¶ 35 We disagree with Vianna's contention that Quantum Electric is inapplicable because, there, “[t]he plaintiff failed to send any kind of notice as contemplated by Rule 10 and the statute,” whereas here, notice sent to Clark provided Edythe with actual notice as demonstrated by her appearance at the trial. The plaintiffs in this case failed to send Edythe any form of Rule 10 notice following withdrawal of her counsel and we have made clear that actual notice is insufficient. Quantum Electric, ¶ 35. Nor does it matter here, as Vianna argues, that Quantum Electric was decided prior to trial, on summary judgment—in both cases, plaintiffs failed to meet the statutory notice requirements and final judgment was entered in their favor. The Rule 10 notice requirement is an important procedural safeguard intended specifically to protect unrepresented litigants like Edythe from procedural unfairness. Puhto v. Smith Funeral Chapels, Inc., 2011 MT 279, ¶ 16, 362 Mont. 447, 264 P.3d 1142. We hold that the plaintiffs' failure to provide Rule 10 notice to Edythe prejudiced her substantial rights and constitutes reversible error. Quantum Electric, ¶ 36. Accordingly, on the authority established in Quantum Electric, we agree with Edythe that the Plaintiffs' failure to serve her with Rule 10 notice at the time she became unrepresented requires reversal of the District Court's judgment against her.
c. Due Process
¶ 36 Finally, Edythe argues that the District Court denied her the opportunity to participate in her trial because she did not deliver an opening statement, call or cross-examine witnesses, give a closing argument, or have the opportunity to submit proposed findings of fact and conclusions of law. She states that, while the District Court made “model” efforts to guide Clark through the trial as a pro se litigant, “Edythe was hardly afforded such accommodations.” We must again acknowledge the difficulty of fairly and efficiently guiding unrepresented parties through trial proceedings and commend the District Court's efforts to accommodate the parties' needs in this case. While her appellate counsel again points out that Edythe was silent throughout the proceedings, there is no indication in the record that the court prevented Edythe from presenting a defense. We have concluded instead that Edythe's failure to participate in the proceedings raises concerns about her competency to stand trial.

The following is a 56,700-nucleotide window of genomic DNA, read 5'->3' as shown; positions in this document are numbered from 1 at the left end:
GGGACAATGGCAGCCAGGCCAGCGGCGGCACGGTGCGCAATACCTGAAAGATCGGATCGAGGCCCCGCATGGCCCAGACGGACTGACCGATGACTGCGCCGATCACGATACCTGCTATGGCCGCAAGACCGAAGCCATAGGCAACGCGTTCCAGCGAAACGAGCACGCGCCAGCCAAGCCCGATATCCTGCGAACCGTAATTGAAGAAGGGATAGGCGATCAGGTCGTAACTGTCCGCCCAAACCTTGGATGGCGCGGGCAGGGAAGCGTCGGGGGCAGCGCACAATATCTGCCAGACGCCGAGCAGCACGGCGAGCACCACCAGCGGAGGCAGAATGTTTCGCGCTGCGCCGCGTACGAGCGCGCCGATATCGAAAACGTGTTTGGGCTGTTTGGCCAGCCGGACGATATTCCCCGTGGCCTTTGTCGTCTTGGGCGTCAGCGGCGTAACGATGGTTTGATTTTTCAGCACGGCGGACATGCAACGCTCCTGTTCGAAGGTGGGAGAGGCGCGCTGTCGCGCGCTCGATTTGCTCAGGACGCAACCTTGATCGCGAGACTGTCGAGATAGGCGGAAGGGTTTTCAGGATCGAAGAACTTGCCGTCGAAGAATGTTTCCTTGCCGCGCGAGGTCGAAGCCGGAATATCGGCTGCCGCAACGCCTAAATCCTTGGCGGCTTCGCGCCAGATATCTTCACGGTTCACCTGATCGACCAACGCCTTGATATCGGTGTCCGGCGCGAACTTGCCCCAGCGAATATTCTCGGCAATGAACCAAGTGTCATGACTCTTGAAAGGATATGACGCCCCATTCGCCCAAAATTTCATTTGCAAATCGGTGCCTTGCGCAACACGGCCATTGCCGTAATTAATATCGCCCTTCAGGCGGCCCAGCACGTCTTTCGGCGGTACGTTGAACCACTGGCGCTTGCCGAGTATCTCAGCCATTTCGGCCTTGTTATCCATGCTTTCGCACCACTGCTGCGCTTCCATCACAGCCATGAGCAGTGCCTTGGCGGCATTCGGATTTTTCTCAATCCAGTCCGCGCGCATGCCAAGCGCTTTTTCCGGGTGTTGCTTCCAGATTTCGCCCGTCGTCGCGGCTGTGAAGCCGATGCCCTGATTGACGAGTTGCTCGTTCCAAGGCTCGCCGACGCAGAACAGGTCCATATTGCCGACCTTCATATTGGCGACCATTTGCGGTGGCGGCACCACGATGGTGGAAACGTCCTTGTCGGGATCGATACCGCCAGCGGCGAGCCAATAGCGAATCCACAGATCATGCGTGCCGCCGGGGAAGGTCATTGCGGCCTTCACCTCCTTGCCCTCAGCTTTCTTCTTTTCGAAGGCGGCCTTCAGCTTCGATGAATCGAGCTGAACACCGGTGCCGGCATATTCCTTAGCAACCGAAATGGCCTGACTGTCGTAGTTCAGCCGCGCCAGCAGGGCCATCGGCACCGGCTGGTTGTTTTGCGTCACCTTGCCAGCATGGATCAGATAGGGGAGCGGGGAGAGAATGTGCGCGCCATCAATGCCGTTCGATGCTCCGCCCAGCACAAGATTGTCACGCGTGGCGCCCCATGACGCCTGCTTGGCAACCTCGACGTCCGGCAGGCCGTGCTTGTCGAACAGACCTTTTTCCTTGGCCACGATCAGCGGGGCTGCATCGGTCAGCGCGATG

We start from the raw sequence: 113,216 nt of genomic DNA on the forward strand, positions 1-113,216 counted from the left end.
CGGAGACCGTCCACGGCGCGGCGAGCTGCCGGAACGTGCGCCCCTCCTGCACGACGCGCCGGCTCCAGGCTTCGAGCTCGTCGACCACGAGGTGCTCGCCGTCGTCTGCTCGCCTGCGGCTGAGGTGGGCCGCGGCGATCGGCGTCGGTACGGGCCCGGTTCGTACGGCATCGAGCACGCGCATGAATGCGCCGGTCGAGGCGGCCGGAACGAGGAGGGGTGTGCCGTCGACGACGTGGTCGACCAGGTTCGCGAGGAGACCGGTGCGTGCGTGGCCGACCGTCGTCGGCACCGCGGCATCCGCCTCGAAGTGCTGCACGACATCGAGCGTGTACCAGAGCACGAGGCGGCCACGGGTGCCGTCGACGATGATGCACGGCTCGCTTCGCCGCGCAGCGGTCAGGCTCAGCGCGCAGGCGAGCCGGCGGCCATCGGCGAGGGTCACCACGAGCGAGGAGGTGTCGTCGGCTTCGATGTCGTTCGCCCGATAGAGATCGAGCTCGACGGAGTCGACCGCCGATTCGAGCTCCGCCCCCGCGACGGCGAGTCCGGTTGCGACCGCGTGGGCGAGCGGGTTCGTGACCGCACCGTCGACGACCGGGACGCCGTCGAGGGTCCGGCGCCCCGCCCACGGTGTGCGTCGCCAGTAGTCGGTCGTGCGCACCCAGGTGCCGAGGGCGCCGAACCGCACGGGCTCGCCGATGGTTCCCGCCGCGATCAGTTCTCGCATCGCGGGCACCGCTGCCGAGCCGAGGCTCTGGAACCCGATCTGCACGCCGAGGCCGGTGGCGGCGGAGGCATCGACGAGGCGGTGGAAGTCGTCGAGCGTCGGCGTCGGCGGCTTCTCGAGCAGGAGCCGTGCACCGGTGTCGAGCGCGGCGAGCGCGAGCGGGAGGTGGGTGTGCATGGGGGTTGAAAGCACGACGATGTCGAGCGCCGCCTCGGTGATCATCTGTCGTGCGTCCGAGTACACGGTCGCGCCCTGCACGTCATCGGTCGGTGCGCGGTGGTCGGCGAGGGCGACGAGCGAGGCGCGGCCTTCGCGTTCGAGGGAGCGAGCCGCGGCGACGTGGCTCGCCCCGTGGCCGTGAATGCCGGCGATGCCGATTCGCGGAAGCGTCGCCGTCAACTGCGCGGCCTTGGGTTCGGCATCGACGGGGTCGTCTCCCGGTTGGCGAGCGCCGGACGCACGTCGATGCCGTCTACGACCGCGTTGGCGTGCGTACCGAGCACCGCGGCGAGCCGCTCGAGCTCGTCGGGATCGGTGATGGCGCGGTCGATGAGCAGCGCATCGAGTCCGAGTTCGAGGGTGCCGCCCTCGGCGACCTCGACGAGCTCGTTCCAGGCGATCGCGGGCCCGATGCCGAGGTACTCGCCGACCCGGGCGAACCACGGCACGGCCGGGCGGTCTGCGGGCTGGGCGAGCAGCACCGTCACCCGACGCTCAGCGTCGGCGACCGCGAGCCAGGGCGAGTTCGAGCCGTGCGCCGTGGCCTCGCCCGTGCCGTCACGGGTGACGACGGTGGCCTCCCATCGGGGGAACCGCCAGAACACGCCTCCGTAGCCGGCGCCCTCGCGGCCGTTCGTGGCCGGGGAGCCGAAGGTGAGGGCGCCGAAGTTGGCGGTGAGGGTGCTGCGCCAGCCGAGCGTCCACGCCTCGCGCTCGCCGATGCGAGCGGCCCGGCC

¶ 37 Our review of the record reveals that Edythe was generally not treated as a separate party in many of the pre-trial and trial proceedings. The court failed to address her competency despite her counsel's request, the Appellees failed to provide her with Rule 10 notice after her counsel withdrew, and she was deemed liable for all of the accident-related damages without actively participating in her own trial. Appellees argue repeatedly that these issues should have been raised at trial by the parties. We, however, agree with Edythe's appellate counsel that denying review of these issues would be substantially unjust—“namely, that someone who might have mental health issues, was denied clearly-required statutory notice regarding the proceedings, all while appearing without counsel, be required to raise all of these concerns to the District Court at a trial.”
¶ 38 Because we reverse and remand on Edythe's first two claims, we need not decide whether, independent of those concerns, the conduct of the trial itself violated Edythe's due process rights. Weidow v. Uninsured Employers' Fund, 2010 MT 292, ¶ 22, 359 Mont. 77, 246 P.3d 704 (“This Court attempts to avoid constitutional issues whenever possible.”) (quotation marks and citation omitted).
¶ 39 For the foregoing reasons, we reverse the District Court's judgment against Edythe and remand the case for an evaluation of Edythe's need for a conservator and new trial as to Edythe's vicarious liability only.
Justice BETH BAKER delivered the Opinion of the Court.
We concur: MIKE McGRATH, PATRICIA COTTER, JIM RICE and BRIAN MORRIS.